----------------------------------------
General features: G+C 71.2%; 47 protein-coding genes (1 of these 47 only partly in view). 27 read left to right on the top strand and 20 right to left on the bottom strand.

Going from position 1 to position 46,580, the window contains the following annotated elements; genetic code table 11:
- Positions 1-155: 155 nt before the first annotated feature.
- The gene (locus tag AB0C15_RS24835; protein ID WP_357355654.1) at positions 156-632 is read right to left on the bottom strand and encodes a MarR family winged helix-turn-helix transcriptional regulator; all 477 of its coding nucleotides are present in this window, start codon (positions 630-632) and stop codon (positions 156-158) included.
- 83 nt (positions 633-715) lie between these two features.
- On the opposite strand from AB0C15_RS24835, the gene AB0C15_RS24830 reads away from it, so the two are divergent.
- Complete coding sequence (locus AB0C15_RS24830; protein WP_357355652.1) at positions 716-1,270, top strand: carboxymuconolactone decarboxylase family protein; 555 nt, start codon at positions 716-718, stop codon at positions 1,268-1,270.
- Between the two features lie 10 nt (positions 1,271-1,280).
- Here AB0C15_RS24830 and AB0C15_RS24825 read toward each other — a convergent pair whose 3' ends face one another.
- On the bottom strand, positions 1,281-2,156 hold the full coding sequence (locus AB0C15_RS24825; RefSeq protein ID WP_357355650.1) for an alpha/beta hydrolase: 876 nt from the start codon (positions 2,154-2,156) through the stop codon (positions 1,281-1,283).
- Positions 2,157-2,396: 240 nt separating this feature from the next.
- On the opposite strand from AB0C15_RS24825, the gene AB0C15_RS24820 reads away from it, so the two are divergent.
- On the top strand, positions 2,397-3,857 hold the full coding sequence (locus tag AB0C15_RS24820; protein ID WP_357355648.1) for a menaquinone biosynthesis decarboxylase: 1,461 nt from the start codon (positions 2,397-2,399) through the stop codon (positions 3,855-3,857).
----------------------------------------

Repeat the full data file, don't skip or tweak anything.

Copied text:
General features: G+C 71.2%; 47 protein-coding genes (1 of these 47 only partly in view). 27 read left to right on the top strand and 20 right to left on the bottom strand.

Going from position 1 to position 46,580, the window contains the following annotated elements; genetic code table 11:
- Positions 1-155: 155 nt before the first annotated feature.
- The gene (locus tag AB0C15_RS24835; protein ID WP_357355654.1) at positions 156-632 is read right to left on the bottom strand and encodes a MarR family winged helix-turn-helix transcriptional regulator; all 477 of its coding nucleotides are present in this window, start codon (positions 630-632) and stop codon (positions 156-158) included.
- 83 nt (positions 633-715) lie between these two features.
- On the opposite strand from AB0C15_RS24835, the gene AB0C15_RS24830 reads away from it, so the two are divergent.
- Complete coding sequence (locus AB0C15_RS24830; protein WP_357355652.1) at positions 716-1,270, top strand: carboxymuconolactone decarboxylase family protein; 555 nt, start codon at positions 716-718, stop codon at positions 1,268-1,270.
- Between the two features lie 10 nt (positions 1,271-1,280).
- Here AB0C15_RS24830 and AB0C15_RS24825 read toward each other — a convergent pair whose 3' ends face one another.
- On the bottom strand, positions 1,281-2,156 hold the full coding sequence (locus AB0C15_RS24825; RefSeq protein ID WP_357355650.1) for an alpha/beta hydrolase: 876 nt from the start codon (positions 2,154-2,156) through the stop codon (positions 1,281-1,283).
- Positions 2,157-2,396: 240 nt separating this feature from the next.
- On the opposite strand from AB0C15_RS24825, the gene AB0C15_RS24820 reads away from it, so the two are divergent.
- On the top strand, positions 2,397-3,857 hold the full coding sequence (locus tag AB0C15_RS24820; protein ID WP_357355648.1) for a menaquinone biosynthesis decarboxylase: 1,461 nt from the start codon (positions 2,397-2,399) through the stop codon (positions 3,855-3,857).